Biting is an issue that needs to be resolved early in the puppy’s life. Once you see your puppy biting, you need to address the issue quickly, fairly, and efficiently. If your puppy respects you as a leader, it will stop biting immediately. The same goes for asking your dog to do something. This is a two-way relationship, but there can be only one leader.
2. Exercise your Australian Shepherd
The Aussie’s high energy level is the second reason they bite. The Aussie gets frustrated if not properly worn out or left alone. A frustrated, unhappy dog will bite and chew everything it can find.
Releasing some energy will surely solve a big portion of the biting problem. Find yourself some time, and off to exercising.
Aussies are very active. There are a plethora of activities you can do with your Aussie pup. You can tie the leash to your bike and your dog will run beside you. If you go hiking or mountain climbing, your Aussie will be happy to join you.
Australian Shepherds can swim, play fetch, and flyball. Taking your pup to a dog park will be good for both of you. Socializing is very important for them.
Apart from physical activities, the Aussies also need mental challenges. They love working, and they thrive when given a job or a task. Give your Aussie some errands to run, and watch it succeed. Hide-and-seek games are another way to entertain and wear out your pup. Puzzle toys and chew toys will also keep your Australian Shepherd busy.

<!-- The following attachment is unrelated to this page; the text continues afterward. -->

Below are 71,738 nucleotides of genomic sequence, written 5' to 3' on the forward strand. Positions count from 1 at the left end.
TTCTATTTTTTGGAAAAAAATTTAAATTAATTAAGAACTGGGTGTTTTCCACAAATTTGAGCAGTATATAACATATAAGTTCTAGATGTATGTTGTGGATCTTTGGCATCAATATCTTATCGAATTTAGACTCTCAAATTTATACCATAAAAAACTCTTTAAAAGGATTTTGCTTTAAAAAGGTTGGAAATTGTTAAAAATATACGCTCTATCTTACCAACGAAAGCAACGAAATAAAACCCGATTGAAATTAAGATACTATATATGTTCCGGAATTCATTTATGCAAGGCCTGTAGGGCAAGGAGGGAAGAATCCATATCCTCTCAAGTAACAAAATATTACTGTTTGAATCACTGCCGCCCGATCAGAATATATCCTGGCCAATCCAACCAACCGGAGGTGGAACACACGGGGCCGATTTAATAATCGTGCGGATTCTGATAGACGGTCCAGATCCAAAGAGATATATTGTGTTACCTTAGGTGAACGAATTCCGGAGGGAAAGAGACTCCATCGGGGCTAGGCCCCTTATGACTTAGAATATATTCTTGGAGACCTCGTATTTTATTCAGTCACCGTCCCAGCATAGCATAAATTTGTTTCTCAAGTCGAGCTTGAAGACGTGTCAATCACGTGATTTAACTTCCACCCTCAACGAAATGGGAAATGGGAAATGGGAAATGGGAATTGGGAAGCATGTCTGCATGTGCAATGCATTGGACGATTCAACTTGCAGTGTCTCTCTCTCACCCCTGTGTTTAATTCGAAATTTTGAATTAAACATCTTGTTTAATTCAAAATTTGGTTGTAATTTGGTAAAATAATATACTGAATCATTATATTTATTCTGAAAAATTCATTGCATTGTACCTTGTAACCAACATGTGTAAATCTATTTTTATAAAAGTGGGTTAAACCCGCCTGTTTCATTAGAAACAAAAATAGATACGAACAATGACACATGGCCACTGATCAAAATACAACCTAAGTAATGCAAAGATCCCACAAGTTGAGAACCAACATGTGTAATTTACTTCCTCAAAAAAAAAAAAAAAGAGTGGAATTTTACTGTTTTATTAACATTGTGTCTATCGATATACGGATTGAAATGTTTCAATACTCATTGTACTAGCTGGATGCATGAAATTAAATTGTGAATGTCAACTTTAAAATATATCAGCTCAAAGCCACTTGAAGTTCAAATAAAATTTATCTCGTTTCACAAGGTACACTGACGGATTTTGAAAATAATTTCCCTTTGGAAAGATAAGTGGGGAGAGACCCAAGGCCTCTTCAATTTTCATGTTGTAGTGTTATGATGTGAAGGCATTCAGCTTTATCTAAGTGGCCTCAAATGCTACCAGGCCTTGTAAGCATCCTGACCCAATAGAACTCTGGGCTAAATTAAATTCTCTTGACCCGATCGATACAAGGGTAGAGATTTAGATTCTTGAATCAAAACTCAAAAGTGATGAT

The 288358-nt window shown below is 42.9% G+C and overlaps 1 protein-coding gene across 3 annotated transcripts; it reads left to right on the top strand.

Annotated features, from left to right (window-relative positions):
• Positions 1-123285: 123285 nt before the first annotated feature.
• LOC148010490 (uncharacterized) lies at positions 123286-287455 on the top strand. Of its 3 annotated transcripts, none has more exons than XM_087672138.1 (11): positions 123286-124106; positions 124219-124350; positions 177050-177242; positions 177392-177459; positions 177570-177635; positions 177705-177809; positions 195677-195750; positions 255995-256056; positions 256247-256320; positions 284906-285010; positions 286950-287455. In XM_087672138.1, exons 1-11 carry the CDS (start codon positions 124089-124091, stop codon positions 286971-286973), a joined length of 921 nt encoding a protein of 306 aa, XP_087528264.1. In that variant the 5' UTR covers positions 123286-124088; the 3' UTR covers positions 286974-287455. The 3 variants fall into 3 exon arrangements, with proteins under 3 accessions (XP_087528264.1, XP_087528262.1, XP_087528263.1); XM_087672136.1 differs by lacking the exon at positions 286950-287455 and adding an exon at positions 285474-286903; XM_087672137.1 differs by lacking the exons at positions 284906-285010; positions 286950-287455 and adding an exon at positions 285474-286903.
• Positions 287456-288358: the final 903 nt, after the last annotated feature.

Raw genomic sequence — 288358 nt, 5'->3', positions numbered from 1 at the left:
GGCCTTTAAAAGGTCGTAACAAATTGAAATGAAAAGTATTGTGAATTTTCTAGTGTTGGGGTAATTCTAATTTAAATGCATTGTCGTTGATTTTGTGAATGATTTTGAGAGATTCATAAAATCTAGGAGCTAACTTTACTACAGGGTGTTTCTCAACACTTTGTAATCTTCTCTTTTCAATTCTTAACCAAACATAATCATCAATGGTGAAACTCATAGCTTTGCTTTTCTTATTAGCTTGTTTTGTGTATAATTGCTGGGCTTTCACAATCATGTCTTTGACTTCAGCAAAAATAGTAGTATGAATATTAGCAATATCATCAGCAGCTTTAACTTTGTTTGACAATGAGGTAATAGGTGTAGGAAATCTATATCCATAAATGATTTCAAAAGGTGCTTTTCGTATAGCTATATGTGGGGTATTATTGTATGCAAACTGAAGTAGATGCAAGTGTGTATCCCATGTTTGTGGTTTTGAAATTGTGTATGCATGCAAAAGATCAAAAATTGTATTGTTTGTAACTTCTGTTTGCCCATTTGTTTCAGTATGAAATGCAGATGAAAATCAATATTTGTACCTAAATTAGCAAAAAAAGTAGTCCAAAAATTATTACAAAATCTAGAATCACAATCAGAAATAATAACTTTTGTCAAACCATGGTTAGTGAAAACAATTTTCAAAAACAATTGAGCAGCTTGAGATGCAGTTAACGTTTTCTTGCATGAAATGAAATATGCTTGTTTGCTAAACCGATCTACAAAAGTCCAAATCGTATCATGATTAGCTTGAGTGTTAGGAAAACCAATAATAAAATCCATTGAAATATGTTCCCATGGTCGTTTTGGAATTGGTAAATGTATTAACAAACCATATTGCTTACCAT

This breed requires activities on a daily basis. The more the better, but an hour and a half per day should be enough. Aussies don’t get tired easily. Do not expect that. However, wearing the dog off will most certainly help in its training, including the no-bite education.
3. Train your Aussie not to bite
You’ve established a relationship with your dog and exercised it. You covered the basics. Now it’s time to get to more serious training. Training is the solution to the majority of dog issues, including biting.
If you want your puppy to behave, you need to create a developmental program. You must decide what you want your puppy to do at a certain age.